“Ahsoka” is a Disney+ Star Wars series that premiered this past August and follows the story of Ahsoka Tano. Tano as a character was introduced in the 2008 animated movie “Star Wars: The Clone Wars,” which served as a feature-length pilot for the series of the same name that ran from 2008 to 2012.
Fans were initially weary of Ahsoka’s place in the Star Wars story as the padawan apprentice of Jedi Knight Anakin Skywalker. For a couple years, she was seen as annoying by many viewers.
As her character developed through, she quickly became a fan favorite. Thus it was no surprise then when showrunner Dave Filoni brought the character back for multiple subsequent series. So far, she has appeared in “The Clone Wars,” “Star Wars: Rebels,” “The Mandalorian,” a revival season of “The Clone Wars,” and now her own show.
“Ahsoka” picks up the titular character’s story after the events of “Return of the Jedi” and her appearance in “The Mandalorian.” Ahsoka, after spending the years during the original trilogy helping the rebellion from the shadows, begins a quest to find a lost friend and stop a dangerous foe.
Apart from some minor issues, I am absolutely delighted with the series. Filoni, who directed two episodes and wrote all eight episodes, has succeeded in crafting a series that treads new ground while also honoring what came before.
As for the casting, I am thrilled. Initially, I had reservations about the choice of Rosario Dawson to play Tano in “The Mandalorian” Season 2. But after seeing her portray the character in her own show, I have come around on the choice. In my mind, Ahsoka will always be the animated character voiced by Ashley Eckstein, but Dawson’s live-action version is a worthy adaptation.
Transitioning a character from animation to live-action is always a difficult task. Fans have strong feelings and expectations, and actors must walk a fine line between meeting those expectations and making the character their own. Luckily for us, Filoni has proven himself capable of making that leap. Many of the characters in this show are returning from “Rebels,” and each does justice to their animated origins.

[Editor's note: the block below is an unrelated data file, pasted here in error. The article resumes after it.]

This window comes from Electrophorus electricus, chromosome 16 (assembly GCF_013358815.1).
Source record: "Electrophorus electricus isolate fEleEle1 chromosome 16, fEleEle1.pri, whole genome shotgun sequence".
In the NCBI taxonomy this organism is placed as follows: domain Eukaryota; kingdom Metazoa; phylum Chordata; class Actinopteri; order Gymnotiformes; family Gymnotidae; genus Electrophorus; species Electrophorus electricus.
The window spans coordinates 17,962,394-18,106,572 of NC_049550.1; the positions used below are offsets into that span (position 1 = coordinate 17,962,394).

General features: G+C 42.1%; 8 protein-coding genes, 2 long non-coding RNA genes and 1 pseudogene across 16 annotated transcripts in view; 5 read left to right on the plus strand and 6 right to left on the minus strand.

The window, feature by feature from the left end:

Apart from the titular character, “Ahsoka” focuses most on members of the “Rebels” crew, including Sabine Wren (Natasha Liu Bordizzo), Hera Syndulla (Mary Elizabeth Winstead) and Ezra Bridger (Eman Esfandi). They are also joined by the astromech Chopper, a foul-mouthed and reckless droid adored by fans.
Winstead’s portrayal of Syndulla was the only performance in the show that felt lacking. That is not to say it was bad, but it fell short of what I expected for the bold and devoted matriarch of the “Rebels” crew.
Bordizzo and Esfandi’s portrayals of Wren and Bridger, however, leave little room for improvement. Both embodied their characters and made their scenes feel as though they were from an episode of “Rebels,” full of hijinks and banter.
Ray Stevenson, who played a mysterious dark Jedi named Baylan Skoll, gave a stunning performance. His presence was palpable and his acting helped create one of the most intriguing Star Wars characters to date.
Unfortunately, Stevenson passed away in May, just three months before the show’s premier. It is a shame that he did not get to see how much viewers loved his character. I was familiar with Stevenson from his role as Titus Pullo in HBO’s “Rome,” another excellent performance. Stevenson put his heart into both of these characters, and it shows.
It is currently unknown if there are plans to recast the character of Baylan Skoll. If Disney and Lucasfilm do decide to recast, whoever steps into the role will have very big shoes to fill. Skoll’s storyline is not resolved by the end of the season, so it will be interesting to see how they navigate the situation.
The supporting cast is also excellent. Ivanna Sakhno plays Skoll’s apprentice, Shin Hati. Hati’s performance is fun to watch, and she gives an almost feral energy to the character. David Tennant voices the droid Huyang, reprising his role from “The Clone Wars.” Huyang remains a favorite of mine, and Tennant excels at mixing the robot-like logic with sass.